While similar to the baseball pitch, a football throw does involve some differences in shoulder motion. Quarterbacks will rotate their shoulders earlier during arm cocking. Greater cocking increases the energy stored and increases the distance in which the shoulder can accelerate forward and internally rotate (76). While the football itself is heavier than a baseball, the velocity of shoulder movement is slower. Shoulder internal rotation velocities throwing a football are more than 2000° per second slower than throwing a baseball (76). Furthermore, quarterbacks have increased shoulder horizontal adduction, increased elbow flexion, and shorter lever arm to offset the effect of a heavier football (76). There is variability of the segmental velocities of an overhead throw based on the age of the participant. For example, younger players throw with slower upper body segmental velocities than older players (36). Compared with baseball, relatively fewer shoulder injuries in football than baseball may be a consequence of: 1) slower angular velocities at the shoulder (76) and 2) lower throwing volume per athletic exposure than in baseball. On average, we estimate that a starting baseball pitcher will pitch in a game approximately every five days, sometimes more frequently if the pitcher is a reliever. This same pitcher may throw more than 100 pitches in a game. It is rare in a football game to for a quarterback to throw more than 30 to 40 times per game. Moreover, there is only one game per week during the season. Common throwing shoulder injuries in quarterbacks were overuse type injuries, specifically rotator cuff tendonitis and biceps tendonitis (57,58). One final point is that full shoulder pads may change the throwing mechanics in American football quarterbacks. While we can surmise that padding may restrict shoulder abduction and external rotation, additional study is needed to confirm this.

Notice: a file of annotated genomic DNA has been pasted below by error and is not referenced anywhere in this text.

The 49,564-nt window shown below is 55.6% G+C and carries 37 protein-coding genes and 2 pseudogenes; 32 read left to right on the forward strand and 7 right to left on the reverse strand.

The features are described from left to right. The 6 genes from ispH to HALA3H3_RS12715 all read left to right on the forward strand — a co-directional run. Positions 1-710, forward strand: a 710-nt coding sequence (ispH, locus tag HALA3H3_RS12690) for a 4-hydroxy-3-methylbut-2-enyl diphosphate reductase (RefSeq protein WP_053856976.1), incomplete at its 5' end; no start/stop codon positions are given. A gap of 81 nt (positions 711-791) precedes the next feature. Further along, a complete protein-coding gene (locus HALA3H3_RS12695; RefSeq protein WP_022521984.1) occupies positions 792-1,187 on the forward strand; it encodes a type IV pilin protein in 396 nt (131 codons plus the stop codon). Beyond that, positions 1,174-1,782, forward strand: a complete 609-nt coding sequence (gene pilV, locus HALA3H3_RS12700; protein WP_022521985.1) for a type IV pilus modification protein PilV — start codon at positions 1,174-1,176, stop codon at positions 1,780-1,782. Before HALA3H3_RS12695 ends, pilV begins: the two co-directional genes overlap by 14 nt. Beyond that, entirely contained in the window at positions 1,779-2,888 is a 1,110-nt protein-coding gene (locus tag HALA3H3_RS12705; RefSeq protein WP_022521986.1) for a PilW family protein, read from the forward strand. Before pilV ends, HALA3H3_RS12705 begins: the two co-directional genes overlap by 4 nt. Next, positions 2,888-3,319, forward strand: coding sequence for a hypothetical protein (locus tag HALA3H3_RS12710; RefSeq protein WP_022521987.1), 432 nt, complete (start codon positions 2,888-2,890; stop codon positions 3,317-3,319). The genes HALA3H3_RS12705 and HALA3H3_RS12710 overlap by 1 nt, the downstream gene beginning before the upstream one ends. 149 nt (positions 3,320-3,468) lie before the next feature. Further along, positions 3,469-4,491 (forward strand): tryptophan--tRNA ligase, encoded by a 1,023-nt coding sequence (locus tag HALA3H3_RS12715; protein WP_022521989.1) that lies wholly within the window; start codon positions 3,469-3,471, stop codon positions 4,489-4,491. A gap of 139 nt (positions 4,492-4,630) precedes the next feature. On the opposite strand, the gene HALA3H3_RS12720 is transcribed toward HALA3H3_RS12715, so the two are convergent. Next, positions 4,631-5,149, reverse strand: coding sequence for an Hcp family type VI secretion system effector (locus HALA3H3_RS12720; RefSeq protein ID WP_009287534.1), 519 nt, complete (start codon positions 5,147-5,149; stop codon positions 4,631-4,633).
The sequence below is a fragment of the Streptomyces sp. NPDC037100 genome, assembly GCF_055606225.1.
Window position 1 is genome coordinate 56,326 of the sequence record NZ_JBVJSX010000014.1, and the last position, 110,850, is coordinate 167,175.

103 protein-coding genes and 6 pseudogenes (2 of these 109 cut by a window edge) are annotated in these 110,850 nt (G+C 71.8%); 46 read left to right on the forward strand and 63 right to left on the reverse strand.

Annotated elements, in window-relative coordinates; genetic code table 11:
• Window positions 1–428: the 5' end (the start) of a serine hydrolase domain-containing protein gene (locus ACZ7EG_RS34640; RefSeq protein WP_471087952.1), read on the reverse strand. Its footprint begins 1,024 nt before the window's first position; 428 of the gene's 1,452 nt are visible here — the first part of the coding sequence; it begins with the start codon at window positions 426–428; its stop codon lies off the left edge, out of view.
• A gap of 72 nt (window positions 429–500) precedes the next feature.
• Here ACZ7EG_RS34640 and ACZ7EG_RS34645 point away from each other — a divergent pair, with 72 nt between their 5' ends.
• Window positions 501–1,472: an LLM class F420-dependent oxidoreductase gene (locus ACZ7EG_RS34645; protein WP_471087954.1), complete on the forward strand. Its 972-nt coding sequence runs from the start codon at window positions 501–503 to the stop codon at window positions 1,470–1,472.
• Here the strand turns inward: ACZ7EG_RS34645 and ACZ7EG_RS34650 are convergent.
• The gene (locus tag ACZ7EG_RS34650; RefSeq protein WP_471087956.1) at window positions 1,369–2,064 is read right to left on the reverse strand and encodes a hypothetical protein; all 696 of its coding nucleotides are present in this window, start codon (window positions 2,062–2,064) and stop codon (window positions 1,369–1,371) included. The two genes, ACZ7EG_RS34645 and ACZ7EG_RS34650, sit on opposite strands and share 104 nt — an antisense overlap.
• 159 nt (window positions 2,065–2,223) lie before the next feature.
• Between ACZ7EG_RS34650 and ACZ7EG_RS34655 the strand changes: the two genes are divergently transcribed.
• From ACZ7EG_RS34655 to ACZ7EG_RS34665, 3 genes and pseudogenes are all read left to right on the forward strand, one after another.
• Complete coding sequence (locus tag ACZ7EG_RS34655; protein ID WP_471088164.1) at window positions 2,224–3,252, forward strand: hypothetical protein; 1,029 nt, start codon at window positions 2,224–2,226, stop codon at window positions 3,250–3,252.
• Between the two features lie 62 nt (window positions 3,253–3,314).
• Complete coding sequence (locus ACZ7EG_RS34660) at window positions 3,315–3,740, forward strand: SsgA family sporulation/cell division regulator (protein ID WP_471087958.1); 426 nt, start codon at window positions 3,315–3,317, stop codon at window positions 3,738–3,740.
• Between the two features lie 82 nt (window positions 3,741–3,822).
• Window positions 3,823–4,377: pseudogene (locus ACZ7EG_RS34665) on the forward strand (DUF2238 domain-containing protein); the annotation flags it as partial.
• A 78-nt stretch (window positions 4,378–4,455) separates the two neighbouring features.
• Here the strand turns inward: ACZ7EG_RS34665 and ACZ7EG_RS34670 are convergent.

The phases and events of a volleyball serve or spike are similar to those of baseball with one main exception. The first event involves an approach and “take-off” where the athlete jumps vertically in preparation to make contact with the ball. During a volleyball serve, shoulder angular velocity will range from approximately 1800° to 2500° per second in female collegiate volleyball players, nearly 5000° per second slower than a high level baseball pitcher (36,105). The peak shoulder forces are significantly less in volleyball players compared with baseball players (330–358 N versus more than 1000 N, respectively). Similarly, the peak shoulder internal toques are less in female volleyball players compared with professional baseball players (32–40 Nm versus 68 Nm, respectively) (36,105). These torques and shoulder forces increase the risk for development of subacromial impingement or labral injury (105). Common shoulder injuries in volleyball players include rotator cuff tendinosis, musculotendinous strain, and glenohumeral subluxation/dislocation (106).